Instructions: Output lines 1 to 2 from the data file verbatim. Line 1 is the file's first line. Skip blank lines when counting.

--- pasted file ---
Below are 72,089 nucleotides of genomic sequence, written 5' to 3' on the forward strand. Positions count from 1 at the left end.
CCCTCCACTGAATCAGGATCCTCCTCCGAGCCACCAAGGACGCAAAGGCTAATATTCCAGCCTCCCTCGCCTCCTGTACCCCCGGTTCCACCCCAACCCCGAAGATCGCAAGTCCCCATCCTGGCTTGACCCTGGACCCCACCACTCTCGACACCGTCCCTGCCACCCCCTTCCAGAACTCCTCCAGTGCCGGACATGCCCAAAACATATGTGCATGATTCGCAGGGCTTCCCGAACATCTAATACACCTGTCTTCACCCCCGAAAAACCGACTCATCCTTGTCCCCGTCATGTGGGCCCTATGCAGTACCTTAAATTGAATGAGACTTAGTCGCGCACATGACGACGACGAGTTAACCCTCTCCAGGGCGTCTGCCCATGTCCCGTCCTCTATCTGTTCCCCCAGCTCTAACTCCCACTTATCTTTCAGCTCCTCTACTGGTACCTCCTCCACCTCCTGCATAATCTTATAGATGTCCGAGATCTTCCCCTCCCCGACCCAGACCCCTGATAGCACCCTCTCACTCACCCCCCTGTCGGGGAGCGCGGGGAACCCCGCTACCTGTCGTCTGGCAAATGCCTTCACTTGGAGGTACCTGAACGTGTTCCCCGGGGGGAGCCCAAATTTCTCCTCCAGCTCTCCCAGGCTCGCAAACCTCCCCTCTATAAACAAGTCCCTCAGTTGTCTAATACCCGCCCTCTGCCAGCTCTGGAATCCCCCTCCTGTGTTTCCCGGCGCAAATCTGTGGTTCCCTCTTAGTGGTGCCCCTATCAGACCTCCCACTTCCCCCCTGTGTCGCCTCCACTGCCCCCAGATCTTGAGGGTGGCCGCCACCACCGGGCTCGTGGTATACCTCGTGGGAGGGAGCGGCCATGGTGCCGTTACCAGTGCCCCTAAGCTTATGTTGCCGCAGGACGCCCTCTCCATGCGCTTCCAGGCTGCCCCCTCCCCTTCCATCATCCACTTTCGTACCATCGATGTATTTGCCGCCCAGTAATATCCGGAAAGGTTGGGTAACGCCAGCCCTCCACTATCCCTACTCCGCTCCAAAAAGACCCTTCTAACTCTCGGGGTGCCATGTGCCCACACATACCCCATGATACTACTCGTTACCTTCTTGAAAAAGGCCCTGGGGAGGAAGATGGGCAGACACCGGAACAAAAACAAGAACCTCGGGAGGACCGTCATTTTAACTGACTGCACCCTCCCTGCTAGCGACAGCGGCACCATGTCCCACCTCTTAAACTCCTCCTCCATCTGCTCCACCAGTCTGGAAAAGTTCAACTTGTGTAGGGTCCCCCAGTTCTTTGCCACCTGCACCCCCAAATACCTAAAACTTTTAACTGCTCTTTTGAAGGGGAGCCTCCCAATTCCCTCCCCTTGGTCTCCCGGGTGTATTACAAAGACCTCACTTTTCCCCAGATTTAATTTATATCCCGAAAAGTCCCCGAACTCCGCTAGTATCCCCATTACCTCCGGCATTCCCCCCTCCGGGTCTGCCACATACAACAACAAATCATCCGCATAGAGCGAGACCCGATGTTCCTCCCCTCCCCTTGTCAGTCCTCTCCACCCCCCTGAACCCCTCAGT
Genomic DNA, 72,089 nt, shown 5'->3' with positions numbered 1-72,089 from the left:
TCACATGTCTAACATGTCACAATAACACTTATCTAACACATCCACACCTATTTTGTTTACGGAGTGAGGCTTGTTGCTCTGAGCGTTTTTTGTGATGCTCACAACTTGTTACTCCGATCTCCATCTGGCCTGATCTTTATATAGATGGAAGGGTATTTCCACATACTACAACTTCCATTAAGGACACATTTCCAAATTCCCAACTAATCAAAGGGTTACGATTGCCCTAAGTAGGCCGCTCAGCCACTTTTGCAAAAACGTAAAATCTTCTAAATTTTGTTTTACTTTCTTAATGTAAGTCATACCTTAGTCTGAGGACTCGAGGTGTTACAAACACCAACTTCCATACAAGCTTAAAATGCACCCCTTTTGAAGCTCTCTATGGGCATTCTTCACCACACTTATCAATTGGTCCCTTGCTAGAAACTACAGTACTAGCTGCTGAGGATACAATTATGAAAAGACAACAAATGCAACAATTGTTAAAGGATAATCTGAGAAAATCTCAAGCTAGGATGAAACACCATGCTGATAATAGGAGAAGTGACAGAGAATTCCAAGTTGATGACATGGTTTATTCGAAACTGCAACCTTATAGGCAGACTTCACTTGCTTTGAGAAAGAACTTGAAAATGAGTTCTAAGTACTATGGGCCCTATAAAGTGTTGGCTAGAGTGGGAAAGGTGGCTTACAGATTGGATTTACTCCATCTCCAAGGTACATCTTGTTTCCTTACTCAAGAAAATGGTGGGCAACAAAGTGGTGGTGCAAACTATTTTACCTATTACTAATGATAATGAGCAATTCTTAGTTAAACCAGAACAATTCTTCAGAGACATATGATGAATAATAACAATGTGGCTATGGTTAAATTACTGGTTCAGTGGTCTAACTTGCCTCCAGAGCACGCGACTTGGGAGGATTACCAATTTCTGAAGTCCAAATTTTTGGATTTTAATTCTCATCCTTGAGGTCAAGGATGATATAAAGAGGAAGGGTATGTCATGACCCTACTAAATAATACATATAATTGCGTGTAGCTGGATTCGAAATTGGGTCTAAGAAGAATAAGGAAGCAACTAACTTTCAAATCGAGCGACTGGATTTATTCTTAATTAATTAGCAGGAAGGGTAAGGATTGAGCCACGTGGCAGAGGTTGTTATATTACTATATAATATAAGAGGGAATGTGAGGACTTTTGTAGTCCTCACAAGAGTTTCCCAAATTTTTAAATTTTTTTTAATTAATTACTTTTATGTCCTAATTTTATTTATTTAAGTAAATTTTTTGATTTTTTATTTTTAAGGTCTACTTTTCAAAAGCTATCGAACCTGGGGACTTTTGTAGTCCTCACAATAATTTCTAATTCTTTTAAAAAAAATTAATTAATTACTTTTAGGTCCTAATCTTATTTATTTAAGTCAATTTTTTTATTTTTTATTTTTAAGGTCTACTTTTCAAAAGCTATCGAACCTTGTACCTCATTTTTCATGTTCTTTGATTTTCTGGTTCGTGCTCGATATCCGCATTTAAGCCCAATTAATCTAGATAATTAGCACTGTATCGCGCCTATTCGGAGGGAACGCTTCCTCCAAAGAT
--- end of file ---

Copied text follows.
Below are 72,089 nucleotides of genomic sequence, written 5' to 3' on the forward strand. Positions count from 1 at the left end.
CCCTCCACTGAATCAGGATCCTCCTCCGAGCCACCAAGGACGCAAAGGCTAATATTCCAGCCTCCCTCGCCTCCTGTACCCCCGGTTCCACCCCAACCCCGAAGATCGCAAGTCCCCATCCTGGCTTGACCCTGGACCCCACCACTCTCGACACCGTCCCTGCCACCCCCTTCCAGAACTCCTCCAGTGCCGGACATGCCCAAAACATATGTGCATGATTCGCAGGGCTTCCCGAACATCTAATACACCTGTCTTCACCCCCGAAAAACCGACTCATCCTTGTCCCCGTCATGTGGGCCCTATGCAGTACCTTAAATTGAATGAGACTTAGTCGCGCACATGACGACGACGAGTTAACCCTCTCCAGGGCGTCTGCCCATGTCCCGTCCTCTATCTGTTCCCCCAGCTCTAACTCCCACTTATCTTTCAGCTCCTCTACTGGTACCTCCTCCACCTCCTGCATAATCTTATAGATGTCCGAGATCTTCCCCTCCCCGACCCAGACCCCTGATAGCACCCTCTCACTCACCCCCCTGTCGGGGAGCGCGGGGAACCCCGCTACCTGTCGTCTGGCAAATGCCTTCACTTGGAGGTACCTGAACGTGTTCCCCGGGGGGAGCCCAAATTTCTCCTCCAGCTCTCCCAGGCTCGCAAACCTCCCCTCTATAAACAAGTCCCTCAGTTGTCTAATACCCGCCCTCTGCCAGCTCTGGAATCCCCCTCCTGTGTTTCCCGGCGCAAATCTGTGGTTCCCTCTTAGTGGTGCCCCTATCAGACCTCCCACTTCCCCCCTGTGTCGCCTCCACTGCCCCCAGATCTTGAGGGTGGCCGCCACCACCGGGCTCGTGGTATACCTCGTGGGAGGGAGCGGCCATGGTGCCGTTACCAGTGCCCCTAAGCTTATGTTGCCGCAGGACGCCCTCTCCATGCGCTTCCAGGCTGCCCCCTCCCCTTCCATCATCCACTTTCGTACCATCGATGTATTTGCCGCCCAGTAATATCCGGAAAGGTTGGGTAACGCCAGCCCTCCACTATCCCTACTCCGCTCCAAAAAGACCCTTCTAACTCTCGGGGTGCCATGTGCCCACACATACCCCATGATACTACTCGTTACCTTCTTGAAAAAGGCCCTGGGGAGGAAGATGGGCAGACACCGGAACAAAAACAAGAACCTCGGGAGGACCGTCATTTTAACTGACTGCACCCTCCCTGCTAGCGACAGCGGCACCATGTCCCACCTCTTAAACTCCTCCTCCATCTGCTCCACCAGTCTGGAAAAGTTCAACTTGTGTAGGGTCCCCCAGTTCTTTGCCACCTGCACCCCCAAATACCTAAAACTTTTAACTGCTCTTTTGAAGGGGAGCCTCCCAATTCCCTCCCCTTGGTCTCCCGGGTGTATTACAAAGACCTCACTTTTCCCCAGATTTAATTTATATCCCGAAAAGTCCCCGAACTCCGCTAGTATCCCCATTACCTCCGGCATTCCCCCCTCCGGGTCTGCCACATACAACAACAAATCATCCGCATAGAGCGAGACCCGATGTTCCTCCCCTCCCCTTGTCAGTCCTCTCCACCCCCCTGAACCCCTCAGT